Poirot shook his head with a dissatisfied air.

“I have not yet examined my letters, but nothing of interest arrives

nowadays. The great criminals, the criminals of method, they do not

exist. The cases I have been employed upon lately were _banal___ to the

last degree. In verity I am reduced to recovering lost lap-dogs for

fashionable ladies! The last problem that presented any interest was

that intricate little affair of the Yardly diamond, and that was—how

many months ago, my friend?”

He shook his head despondently, and I roared with laughter.

“Cheer up, Poirot, the luck will change. Open your letters. For all you

know, there may be a great Case looming on the horizon.”

Poirot smiled, and taking up the neat little letter opener with which

he opened his correspondence he slit the tops of the several envelopes

that lay by his plate.

“A bill. Another bill. It is that I grow extravagant in my old age.

Aha! a note from Japp.”

“Yes?” pricked up my ears. The Scotland Yard Inspector had more than

once introduced us to an interesting case.

“He merely thanks me (in his fashion) for a little point in the

Aberystwyth Case on which I was able to set him right. I am delighted

to have been of service to him.”

“How does he thank you?” I asked curiously, for I knew my Japp.

“He is kind enough to say that I am a wonderful sport for my age, and

that he was glad to have had the chance of letting me in on the case.”

This was so typical of Japp, that I could not forbear a chuckle. Poirot

continued to read his correspondence placidly.

“A suggestion that I should give a lecture to our local boy scouts. The

Countess of Forfanock will be obliged if I will call and see her.

Another lap-dog without doubt! And now for the last. Ah—”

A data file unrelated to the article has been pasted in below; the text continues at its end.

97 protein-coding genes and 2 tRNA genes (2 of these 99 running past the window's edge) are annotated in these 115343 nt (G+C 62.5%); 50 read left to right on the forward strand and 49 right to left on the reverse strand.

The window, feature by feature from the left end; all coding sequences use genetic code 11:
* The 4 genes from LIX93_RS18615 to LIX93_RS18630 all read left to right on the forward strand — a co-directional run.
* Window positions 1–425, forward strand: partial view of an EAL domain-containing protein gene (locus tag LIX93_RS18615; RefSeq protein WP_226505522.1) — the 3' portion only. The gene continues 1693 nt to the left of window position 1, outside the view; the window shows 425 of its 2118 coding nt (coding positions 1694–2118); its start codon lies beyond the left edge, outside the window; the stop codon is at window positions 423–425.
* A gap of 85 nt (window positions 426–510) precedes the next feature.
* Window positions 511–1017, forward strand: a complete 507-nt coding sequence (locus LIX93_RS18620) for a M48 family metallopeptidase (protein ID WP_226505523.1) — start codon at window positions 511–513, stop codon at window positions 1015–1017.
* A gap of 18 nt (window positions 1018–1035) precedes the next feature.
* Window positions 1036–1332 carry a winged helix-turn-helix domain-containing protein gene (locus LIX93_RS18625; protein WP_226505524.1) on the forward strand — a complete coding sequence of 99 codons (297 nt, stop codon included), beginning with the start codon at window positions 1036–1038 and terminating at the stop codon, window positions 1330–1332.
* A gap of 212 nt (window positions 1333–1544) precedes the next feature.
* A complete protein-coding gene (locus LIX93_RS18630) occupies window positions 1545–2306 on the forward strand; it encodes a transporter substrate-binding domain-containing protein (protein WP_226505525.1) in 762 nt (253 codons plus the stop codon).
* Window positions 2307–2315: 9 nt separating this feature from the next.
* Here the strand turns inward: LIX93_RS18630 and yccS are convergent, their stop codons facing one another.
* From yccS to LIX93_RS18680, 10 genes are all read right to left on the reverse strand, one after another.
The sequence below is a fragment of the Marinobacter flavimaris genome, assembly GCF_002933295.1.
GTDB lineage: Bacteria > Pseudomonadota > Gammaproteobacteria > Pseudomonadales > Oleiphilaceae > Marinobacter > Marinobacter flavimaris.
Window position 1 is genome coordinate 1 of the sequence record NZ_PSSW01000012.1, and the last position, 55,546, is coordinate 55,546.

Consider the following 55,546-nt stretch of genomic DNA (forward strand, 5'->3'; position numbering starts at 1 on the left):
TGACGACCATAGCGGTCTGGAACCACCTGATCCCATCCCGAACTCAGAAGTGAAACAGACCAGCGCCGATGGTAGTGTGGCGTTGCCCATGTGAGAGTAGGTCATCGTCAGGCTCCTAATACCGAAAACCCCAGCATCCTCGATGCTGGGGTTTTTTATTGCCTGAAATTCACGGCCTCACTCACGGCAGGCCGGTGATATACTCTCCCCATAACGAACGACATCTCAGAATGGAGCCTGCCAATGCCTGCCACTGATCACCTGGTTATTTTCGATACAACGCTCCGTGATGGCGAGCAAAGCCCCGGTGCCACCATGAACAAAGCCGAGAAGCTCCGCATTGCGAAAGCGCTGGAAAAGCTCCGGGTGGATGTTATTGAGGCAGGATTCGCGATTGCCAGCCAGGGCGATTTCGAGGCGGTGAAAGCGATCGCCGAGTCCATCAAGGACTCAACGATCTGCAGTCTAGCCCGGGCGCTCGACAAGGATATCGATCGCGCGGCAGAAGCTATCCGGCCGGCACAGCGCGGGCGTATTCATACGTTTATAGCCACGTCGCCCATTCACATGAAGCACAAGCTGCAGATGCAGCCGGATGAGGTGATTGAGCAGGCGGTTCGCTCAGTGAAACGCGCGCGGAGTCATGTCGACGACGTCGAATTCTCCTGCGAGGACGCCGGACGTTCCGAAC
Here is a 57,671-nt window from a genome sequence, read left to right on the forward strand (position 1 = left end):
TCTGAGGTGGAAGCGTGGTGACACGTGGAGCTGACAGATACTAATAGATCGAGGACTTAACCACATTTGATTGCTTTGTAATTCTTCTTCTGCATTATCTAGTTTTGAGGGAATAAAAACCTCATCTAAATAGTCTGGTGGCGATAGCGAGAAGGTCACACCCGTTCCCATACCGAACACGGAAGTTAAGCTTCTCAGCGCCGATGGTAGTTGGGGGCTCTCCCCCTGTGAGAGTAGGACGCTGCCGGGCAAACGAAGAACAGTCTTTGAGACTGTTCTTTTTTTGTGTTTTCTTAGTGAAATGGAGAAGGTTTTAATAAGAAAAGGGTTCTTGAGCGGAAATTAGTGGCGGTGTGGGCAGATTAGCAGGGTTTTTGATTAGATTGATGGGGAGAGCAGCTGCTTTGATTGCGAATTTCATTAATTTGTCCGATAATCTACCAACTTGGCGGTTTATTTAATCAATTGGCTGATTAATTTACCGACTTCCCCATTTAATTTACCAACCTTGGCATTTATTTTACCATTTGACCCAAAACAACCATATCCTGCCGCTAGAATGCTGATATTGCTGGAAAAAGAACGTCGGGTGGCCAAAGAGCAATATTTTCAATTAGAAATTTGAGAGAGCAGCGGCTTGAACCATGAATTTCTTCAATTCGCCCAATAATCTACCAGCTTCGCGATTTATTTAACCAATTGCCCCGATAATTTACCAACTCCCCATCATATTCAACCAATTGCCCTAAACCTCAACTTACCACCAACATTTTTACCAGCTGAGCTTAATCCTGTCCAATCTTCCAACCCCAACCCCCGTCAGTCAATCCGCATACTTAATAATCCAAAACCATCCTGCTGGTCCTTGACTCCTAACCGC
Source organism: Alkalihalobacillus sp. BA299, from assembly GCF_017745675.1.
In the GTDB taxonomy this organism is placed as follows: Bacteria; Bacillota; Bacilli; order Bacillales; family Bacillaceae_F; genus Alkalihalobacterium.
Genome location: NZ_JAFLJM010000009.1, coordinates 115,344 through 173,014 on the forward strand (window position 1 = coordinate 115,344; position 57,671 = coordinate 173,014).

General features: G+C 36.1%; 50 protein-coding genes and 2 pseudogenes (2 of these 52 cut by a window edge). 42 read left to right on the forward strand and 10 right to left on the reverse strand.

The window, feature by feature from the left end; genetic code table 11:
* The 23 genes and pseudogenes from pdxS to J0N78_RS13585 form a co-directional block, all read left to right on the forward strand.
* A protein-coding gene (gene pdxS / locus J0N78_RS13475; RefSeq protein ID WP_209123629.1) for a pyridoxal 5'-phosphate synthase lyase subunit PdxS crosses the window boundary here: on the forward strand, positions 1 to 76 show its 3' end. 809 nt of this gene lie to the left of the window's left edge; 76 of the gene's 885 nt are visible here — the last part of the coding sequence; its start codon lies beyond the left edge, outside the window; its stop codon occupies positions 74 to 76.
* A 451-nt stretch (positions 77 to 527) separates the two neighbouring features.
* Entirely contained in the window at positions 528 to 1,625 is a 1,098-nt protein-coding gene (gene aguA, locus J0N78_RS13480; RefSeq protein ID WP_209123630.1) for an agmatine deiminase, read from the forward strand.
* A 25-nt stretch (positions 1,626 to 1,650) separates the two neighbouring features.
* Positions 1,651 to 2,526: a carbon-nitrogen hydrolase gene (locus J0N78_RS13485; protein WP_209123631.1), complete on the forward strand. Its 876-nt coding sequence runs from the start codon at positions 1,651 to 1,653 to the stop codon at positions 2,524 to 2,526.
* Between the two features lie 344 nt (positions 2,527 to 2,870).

I looked up, quick to notice the change of tone. Poirot was reading

attentively. In a minute he tossed the sheet over to me.

“This is out of the ordinary, _mon ami___. Read for yourself.”

The letter was written on a foreign type of paper, in a bold

characteristic hand:

“Villa Geneviève

Merlinville-sur-Mer

France

“_Dear Sir___,

“I am in need of the services of a detective and, for reasons which I

will give you later, do not wish to call in the official police. I have

heard of you from several quarters, and all reports go to show that you

are not only a man of decided ability, but one who also knows how to be

discreet. I do not wish to trust details to the post, but, on account

of a secret I possess, I go in daily fear of my life. I am convinced

that the danger is imminent, and therefore I beg that you will lose no

time in crossing to France. I will send a car to meet you at Calais, if

you will wire me when you are arriving. I shall be obliged if you will

drop all cases you have on hand, and devote yourself solely to my

interests. I am prepared to pay any compensation necessary. I shall

probably need your services for a considerable period of time, as it

may be necessary for you to go out to Santiago, where I spent several

years of my life. I shall be content for you to name your own fee.

“Assuring you once more that the matter is _urgent___,

“Yours faithfully

“P. T. RENAULD.”

Below the signature was a hastily scrawled line, almost illegible: “For

God’s sake, come!”

I handed the letter back with quickened pulses.

“At last!” I said. “Here is something distinctly out of the ordinary.”

“Yes, indeed,” said Poirot meditatively.

“You will go of course,” I continued.

Poirot nodded. He was thinking deeply. Finally he seemed to make up his

mind, and glanced up at the clock. His face was very grave.

“See you, my friend, there is no time to lose. The Continental express

leaves Victoria at 11 o’clock. Do not agitate yourself. There is plenty